Stable Hygiene and Biosecurity

Some infections only occur once and don’t spread between horses, however there are many contagious equine diseases, with some being zoonotic (able to pass between humans and animals).

 

Depending upon disease severity, horses may need veterinary help. Even if your horse is only mildly unwell or even asymptomatic, disease outbreaks can impact upon training, competition and in severe circumstances, lead to yard closure and travel restrictions.

 

Prevention is better than cure – one of the most well-known sayings when it comes to biosecurity. There are routine management procedures yard and horse owners should implement in order to eliminate existing harmful bacteria and to prevent the spread, or introduction of infectious diseases.

 

The most common of these are ringworm, strangles, equine herpes virus and equine influenza. An understanding of how these spread can aid in the  maintenance and development of a good biosecurity plan and limit the risk to your horses:

Ringworm is a fungal infection, spread by contact with other horses, grooming kits, stable walls, fence posts, people and tack. Commonly introduced by a horse new to the yard.

Strangles is a bacterial infection which can be passed by direct contact, equipment and shared environments. Whilst horses can be asymptomatic carriers, these can be identified and treated.

Equine Herpes Virus is a highly contagious airborne respiratory disease, with two primary strains, one of which (EHV-1) can cause neurological disease.

Biosecurity Practices

Good biosecurity practices, alongside vaccinations where available, are essential to prevent outbreaks within the equine population.

Owners must take the necessary precautions to avoid transfer of infectious diseases, including:
• Each horse should have their own equipment (grooming kit, water buckets, feed buckets etc).
Clean water buckets and feed buckets daily. Disinfect equipment routinely, more often in the case of an outbreak.
• If you see any signs that a horse is un-well, isolate the individual immediately and seek veterinary advice.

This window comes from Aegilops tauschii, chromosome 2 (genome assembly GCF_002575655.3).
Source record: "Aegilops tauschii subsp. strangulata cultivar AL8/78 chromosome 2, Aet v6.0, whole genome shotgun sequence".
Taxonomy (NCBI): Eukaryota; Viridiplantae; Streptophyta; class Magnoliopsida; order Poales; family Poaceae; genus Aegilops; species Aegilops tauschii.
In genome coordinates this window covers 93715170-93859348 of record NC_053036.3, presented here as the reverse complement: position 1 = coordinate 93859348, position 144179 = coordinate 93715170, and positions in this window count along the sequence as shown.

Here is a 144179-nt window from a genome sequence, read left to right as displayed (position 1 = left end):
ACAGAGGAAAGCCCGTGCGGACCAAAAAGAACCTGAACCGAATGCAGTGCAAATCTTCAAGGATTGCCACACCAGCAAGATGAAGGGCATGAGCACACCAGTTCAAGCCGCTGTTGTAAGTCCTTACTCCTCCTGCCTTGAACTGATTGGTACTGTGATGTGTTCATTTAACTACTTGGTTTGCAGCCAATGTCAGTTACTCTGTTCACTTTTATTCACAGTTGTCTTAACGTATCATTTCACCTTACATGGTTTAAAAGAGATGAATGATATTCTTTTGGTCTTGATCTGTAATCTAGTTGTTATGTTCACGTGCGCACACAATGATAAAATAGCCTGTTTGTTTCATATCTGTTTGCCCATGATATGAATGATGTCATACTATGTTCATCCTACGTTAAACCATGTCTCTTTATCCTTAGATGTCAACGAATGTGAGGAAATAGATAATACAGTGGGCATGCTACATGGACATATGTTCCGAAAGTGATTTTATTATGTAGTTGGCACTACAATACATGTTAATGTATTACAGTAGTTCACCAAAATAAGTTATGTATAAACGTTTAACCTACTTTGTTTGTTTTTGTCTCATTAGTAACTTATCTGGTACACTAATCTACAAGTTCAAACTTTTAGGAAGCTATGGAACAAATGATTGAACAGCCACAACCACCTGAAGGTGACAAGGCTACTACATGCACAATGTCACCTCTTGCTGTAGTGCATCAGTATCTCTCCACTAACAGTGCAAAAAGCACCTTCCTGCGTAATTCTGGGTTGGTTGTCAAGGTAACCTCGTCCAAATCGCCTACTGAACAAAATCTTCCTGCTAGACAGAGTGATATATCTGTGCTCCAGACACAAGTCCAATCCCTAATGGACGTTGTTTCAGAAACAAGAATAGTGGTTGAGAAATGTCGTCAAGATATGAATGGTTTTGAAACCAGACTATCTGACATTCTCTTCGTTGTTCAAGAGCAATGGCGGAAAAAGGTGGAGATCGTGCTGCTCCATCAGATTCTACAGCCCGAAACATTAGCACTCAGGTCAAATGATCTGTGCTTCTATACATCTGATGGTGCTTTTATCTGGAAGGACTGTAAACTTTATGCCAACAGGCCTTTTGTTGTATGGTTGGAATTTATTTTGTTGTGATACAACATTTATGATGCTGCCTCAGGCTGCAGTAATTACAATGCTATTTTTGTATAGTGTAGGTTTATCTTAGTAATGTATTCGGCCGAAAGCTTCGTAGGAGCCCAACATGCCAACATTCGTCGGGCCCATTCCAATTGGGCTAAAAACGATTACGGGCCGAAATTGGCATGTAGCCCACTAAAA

Try not to move an isolated horse, they should stay away from other horses until given the all clear by your vet.
• Always tend to isolated horses last, to minimise the risk of contaminating other horses. Use PPE if possible and consider foot dips and disinfectant sprays
• Have good washing facilities with running water, antibacterial soap and hand sanitizer.

Home Environment

Ensuring your horse’s home environment is pathogen-free can help maintain health and help prevent the spread of diseases. 

Cleaning: Start from the floor and work your way up. Lifting rubber matting and sweeping underneath before moving on to the wall and doors to remove dust, cobwebs and old bedding. A pressure washer is useful to remove stubborn dirt.

Disinfecting: Disinfectants are equally as important, as they must be both safe and effective upon equine-specific bacteria.

Painting: Anti-bacterial paint is becoming more often used to help protect the home environment. Painting provides long-term protection for stables, feed rooms and tack rooms. Stable Shield Anti-Bacterial paint is non-toxic and contain agents that kill micro-organisms and prevent their spread.

New Arrivals

A new horse or pony could also bring infection, however there are easy steps to put in place to reduce the risk:

• Check all vaccinations are up to date.
• Before the horse has left the previous yard, test for strangles.
• Ask for a faecal egg count. 

Upon arrival, isolate for a minimum of two weeks. Utilise the same rules as those for an infected horse in order to unwittingly contaminate other horses. 

Travelling

  • Take your own equipment and avoid sharing with others.
  • If you do end up sharing equipment or tack make sure you clean and disinfect thoroughly. Remove any grass, hair, sweat or saliva, rinse and then disinfect.
  • Try not to let your horse come into contact with any other horses and avoid shared water troughs, grazing areas and equipment if possible.

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